-OpEd-

BOGOTÁ — In Argentina, people embrace soccer (and suffer because of it) as if it were a religion. Or some kind of escapist drug, perhaps. The sport one French academic and writer termed "intelligence in movement" is ubiquitous. It is fervor itself. A burning-hot fever. A passion that, in some cases, prompts people to do stupid things — or worse. Sometimes it makes fans want to simply obliterate anyone wearing a rival jersey.

The great Argentine writer Jorge Luis Borges himself observed that soccer is "popular because stupidity is popular." Indeed, there have been plenty of bone-headed episodes in and outside soccer stadiums. And let's not forget the 1978 World Cup, which Argentina — ruled at the time by a brutal military dictatorship — hosted, and won. That may have been the darkest moment of all in Argentine soccer history.

While the dictator Jorge Videla celebrated the victory and the crowds screamed their lungs out in El Monumental, the Buenos Aires stadium that's also home to the popular River Plate team, close by political prisoners were being tortured and "disappeared." The shouting over goals that day overwhelmed the brave protests of the Mothers of the Plaza de Mayo clamoring to know what had become of their children. That bloody cup was not just part of Argentina's history — or infamy — but also of the murky ties between soccer and politics. It has always been a sinister, manipulative marriage.

Soccer is 'popular because stupidity is popular.'

And now, decades later, we're confronted with a new, shameful episode. [Editor's note: On Nov. 24, River Plate fans attacked a bus carrying players of the rival club Boca Juniors. What was supposed to be a glorious day for the country — the first time Argentina's most storied franchises met in the final of the Copa Libertadores, a tournament featuring Latin America's top soccer clubs — ended in dismay, as organizers were forced to suspend the match. The South American Football Confederation (CONMEBOL) has now announced that the game will be moved to Madrid, Spain, and take place on Dec. 9.]

The violence and subsequent suspension of a game that one local television station described, in somewhat exaggerated terms, as the "world championship," are indicative of acute social tensions in Argentina. They also demonstrate the kind of alienation that results when soccer is more business than entertainment. When it divides more than it unites. When it becomes a matter of "life and death." When it serves as a mechanism for controlling the masses.

Control is, of course relative, as Saturday's incidents showed. The city police thought — inexplicably — that it would be a good idea to let the Boca Juniors bus drive to El Monumental through streets jam packed with rival fans. More than a century's rivalry between the sides (which would be fine had it been civilized), is no trivial matter, and we can add to that the increasing number of low-lives among fans, people who aren't so much admirers of a soccer club as they are louts and criminals.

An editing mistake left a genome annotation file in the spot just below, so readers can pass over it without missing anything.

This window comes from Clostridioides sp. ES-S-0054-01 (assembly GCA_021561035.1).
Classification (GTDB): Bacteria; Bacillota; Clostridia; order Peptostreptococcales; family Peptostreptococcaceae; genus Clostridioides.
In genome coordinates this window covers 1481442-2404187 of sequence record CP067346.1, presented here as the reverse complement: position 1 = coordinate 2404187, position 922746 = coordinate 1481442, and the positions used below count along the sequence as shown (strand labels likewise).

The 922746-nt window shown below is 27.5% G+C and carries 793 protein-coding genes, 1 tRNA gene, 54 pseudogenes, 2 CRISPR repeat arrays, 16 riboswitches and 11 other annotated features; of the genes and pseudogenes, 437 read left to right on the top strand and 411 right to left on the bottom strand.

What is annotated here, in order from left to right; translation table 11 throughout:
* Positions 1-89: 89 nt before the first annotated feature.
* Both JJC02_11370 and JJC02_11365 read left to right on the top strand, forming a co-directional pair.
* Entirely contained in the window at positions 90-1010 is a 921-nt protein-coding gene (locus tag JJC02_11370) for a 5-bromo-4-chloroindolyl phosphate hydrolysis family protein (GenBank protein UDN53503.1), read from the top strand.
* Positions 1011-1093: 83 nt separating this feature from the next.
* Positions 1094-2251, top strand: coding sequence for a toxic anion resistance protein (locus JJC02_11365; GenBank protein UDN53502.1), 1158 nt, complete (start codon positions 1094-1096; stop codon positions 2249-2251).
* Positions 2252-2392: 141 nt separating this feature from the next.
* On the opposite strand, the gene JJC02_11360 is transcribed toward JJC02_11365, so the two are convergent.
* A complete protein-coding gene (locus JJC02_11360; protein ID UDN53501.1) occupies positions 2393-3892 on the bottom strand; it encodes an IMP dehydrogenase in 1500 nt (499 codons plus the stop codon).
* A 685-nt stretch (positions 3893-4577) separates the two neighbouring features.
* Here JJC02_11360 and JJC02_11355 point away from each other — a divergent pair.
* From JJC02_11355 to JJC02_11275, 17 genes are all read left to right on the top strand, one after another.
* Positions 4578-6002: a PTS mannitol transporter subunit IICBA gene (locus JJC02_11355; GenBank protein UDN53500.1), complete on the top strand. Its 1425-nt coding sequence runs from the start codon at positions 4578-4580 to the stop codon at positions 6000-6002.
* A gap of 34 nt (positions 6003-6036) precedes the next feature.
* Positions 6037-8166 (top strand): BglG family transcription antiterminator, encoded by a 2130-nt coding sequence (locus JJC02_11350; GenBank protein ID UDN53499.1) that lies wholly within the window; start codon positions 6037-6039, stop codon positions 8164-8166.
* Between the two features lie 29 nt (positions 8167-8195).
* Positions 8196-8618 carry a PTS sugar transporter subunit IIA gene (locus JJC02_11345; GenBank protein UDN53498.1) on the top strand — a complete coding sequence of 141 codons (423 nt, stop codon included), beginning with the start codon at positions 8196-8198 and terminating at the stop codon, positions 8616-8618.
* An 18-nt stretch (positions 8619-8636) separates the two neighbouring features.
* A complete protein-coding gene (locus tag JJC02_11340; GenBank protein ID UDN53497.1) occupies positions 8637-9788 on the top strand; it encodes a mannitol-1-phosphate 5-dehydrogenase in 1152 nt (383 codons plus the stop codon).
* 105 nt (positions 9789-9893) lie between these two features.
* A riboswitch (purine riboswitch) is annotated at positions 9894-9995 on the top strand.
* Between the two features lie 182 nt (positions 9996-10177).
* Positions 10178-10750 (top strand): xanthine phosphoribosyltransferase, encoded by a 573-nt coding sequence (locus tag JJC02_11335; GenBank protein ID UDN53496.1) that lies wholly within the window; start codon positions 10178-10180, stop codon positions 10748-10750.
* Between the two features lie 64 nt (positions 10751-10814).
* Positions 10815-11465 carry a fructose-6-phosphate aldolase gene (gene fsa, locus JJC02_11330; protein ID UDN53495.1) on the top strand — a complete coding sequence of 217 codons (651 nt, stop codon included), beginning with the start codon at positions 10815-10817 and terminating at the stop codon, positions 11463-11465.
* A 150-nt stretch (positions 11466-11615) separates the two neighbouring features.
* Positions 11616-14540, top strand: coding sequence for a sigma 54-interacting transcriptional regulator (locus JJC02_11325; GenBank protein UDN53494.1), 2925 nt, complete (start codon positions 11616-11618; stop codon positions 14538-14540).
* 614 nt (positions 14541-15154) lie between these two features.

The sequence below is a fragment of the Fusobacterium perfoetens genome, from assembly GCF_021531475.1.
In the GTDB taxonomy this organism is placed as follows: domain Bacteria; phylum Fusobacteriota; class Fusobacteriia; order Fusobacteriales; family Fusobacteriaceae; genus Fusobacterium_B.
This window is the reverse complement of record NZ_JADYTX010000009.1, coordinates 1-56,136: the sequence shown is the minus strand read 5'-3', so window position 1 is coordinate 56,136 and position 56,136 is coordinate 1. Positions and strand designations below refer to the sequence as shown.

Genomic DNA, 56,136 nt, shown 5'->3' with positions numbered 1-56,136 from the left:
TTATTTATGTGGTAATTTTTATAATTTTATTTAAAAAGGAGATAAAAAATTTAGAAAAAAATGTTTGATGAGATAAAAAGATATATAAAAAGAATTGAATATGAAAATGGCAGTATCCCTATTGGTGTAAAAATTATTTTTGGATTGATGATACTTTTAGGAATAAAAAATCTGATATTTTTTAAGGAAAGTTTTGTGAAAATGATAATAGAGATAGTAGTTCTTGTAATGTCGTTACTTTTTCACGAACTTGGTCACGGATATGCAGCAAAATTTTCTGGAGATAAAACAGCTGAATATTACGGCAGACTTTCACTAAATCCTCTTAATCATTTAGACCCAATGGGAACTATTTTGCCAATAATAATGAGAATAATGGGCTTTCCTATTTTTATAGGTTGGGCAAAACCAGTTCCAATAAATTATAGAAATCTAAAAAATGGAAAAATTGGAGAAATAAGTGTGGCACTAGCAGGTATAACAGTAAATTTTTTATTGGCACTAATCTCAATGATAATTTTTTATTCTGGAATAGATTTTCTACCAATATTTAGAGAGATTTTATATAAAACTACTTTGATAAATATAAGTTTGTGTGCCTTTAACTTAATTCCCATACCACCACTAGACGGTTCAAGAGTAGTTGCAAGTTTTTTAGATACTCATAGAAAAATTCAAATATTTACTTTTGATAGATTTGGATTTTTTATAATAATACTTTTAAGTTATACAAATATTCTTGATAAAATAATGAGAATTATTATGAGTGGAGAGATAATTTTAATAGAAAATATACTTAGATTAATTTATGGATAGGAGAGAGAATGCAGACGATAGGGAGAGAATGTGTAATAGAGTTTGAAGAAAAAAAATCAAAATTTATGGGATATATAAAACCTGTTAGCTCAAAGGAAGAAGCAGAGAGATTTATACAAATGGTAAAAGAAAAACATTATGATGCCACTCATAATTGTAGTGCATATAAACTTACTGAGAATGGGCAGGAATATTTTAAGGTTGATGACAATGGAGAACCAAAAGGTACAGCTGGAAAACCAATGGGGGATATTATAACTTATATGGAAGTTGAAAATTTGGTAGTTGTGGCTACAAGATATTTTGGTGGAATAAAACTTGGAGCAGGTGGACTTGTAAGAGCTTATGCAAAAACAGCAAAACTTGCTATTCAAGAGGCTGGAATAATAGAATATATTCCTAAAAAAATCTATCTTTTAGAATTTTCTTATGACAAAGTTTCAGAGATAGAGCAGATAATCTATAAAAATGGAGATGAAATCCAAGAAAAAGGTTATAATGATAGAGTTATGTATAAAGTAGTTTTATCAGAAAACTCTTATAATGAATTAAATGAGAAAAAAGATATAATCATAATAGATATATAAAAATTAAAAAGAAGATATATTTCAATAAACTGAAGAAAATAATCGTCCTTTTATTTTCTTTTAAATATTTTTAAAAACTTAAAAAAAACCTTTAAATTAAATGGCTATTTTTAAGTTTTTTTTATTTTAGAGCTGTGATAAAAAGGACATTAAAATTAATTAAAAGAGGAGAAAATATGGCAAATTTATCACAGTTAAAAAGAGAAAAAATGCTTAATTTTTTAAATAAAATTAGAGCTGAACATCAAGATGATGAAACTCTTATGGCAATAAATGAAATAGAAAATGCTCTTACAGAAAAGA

What had been billed as a "world championship" ended up being a barbaric mess.

The great Maradona, the soccer legend who remains a mythical figure in the capital, politicized the pre-match incident by blaming President Mauricio Macri. He called him "the worst president ever," and commented on how unhappy Argentines have become under Macri's neoliberal, "far-right" regime. "What's happening in my country is awful," he said. "We respect nothing. The president tricked so many people, promising to change this and now we're worse off than before ... You're afraid to go see a match. There is theft everywhere, but this is the change people voted for."

"But what does Macri care? He's always been a millionaire's son," Maradona added as a parting shot. "What does it matter to him if some five-year-old kid in Lomas Zamora [a slum district] has enough to eat."

All of this hand-wringing over the attack on the Boca bus is another sign of the rotten state of things in the land of tango and great writers. Living standards are in a free-fall, and every day another sector or union joins the social struggle. There have been mass protests over joblessness, and against the spending cuts, de-industrialization and other economic measures that the government, in accordance with the International Monetary Fund, has imposed.

What had been billed as a "world championship" — and may very well be canceled all together — ended up being a barbaric mess, and on the eve, no less, of the next G20 summit, which takes places this weekend (Nov. 30-Dec. 1) in Buenos Aires. Little wonder that Marcelo Gallardo, River's technical director, told Fox Sports to tone things down a bit. It was never a "world championship," he said. Just the final of the now much-tarnished Copa Libertadores.

Perhaps Borges was right in asking himself how an "ignoble, disagreeable, aggressive and essentially commercial" sport had come to win itself so many devotees worldwide. And as last week's events show, that irrational fanaticism can lead to a whole host of other problems.


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